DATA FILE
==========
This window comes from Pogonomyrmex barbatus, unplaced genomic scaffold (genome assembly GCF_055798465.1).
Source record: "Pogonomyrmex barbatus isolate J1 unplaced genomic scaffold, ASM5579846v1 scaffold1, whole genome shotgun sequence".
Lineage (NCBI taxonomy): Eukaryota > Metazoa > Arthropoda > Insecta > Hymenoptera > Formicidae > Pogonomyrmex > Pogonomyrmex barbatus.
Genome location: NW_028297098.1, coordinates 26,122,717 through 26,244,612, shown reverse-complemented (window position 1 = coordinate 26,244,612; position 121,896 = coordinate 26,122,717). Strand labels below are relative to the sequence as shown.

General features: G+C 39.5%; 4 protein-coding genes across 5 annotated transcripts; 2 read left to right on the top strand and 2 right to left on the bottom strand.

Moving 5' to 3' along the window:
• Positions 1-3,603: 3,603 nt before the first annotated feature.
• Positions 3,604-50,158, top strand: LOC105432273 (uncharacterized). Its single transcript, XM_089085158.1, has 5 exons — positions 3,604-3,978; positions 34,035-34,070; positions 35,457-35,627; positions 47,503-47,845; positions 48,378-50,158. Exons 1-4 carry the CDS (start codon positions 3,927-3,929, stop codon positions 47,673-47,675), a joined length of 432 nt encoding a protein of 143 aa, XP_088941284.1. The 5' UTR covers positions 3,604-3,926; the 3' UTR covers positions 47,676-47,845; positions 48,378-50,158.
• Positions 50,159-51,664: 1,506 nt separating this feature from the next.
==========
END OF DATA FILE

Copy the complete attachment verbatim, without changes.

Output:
This window comes from Pogonomyrmex barbatus, unplaced genomic scaffold (genome assembly GCF_055798465.1).
Source record: "Pogonomyrmex barbatus isolate J1 unplaced genomic scaffold, ASM5579846v1 scaffold1, whole genome shotgun sequence".
Lineage (NCBI taxonomy): Eukaryota > Metazoa > Arthropoda > Insecta > Hymenoptera > Formicidae > Pogonomyrmex > Pogonomyrmex barbatus.
Genome location: NW_028297098.1, coordinates 26,122,717 through 26,244,612, shown reverse-complemented (window position 1 = coordinate 26,244,612; position 121,896 = coordinate 26,122,717). Strand labels below are relative to the sequence as shown.

General features: G+C 39.5%; 4 protein-coding genes across 5 annotated transcripts; 2 read left to right on the top strand and 2 right to left on the bottom strand.

Moving 5' to 3' along the window:
• Positions 1-3,603: 3,603 nt before the first annotated feature.
• Positions 3,604-50,158, top strand: LOC105432273 (uncharacterized). Its single transcript, XM_089085158.1, has 5 exons — positions 3,604-3,978; positions 34,035-34,070; positions 35,457-35,627; positions 47,503-47,845; positions 48,378-50,158. Exons 1-4 carry the CDS (start codon positions 3,927-3,929, stop codon positions 47,673-47,675), a joined length of 432 nt encoding a protein of 143 aa, XP_088941284.1. The 5' UTR covers positions 3,604-3,926; the 3' UTR covers positions 47,676-47,845; positions 48,378-50,158.
• Positions 50,159-51,664: 1,506 nt separating this feature from the next.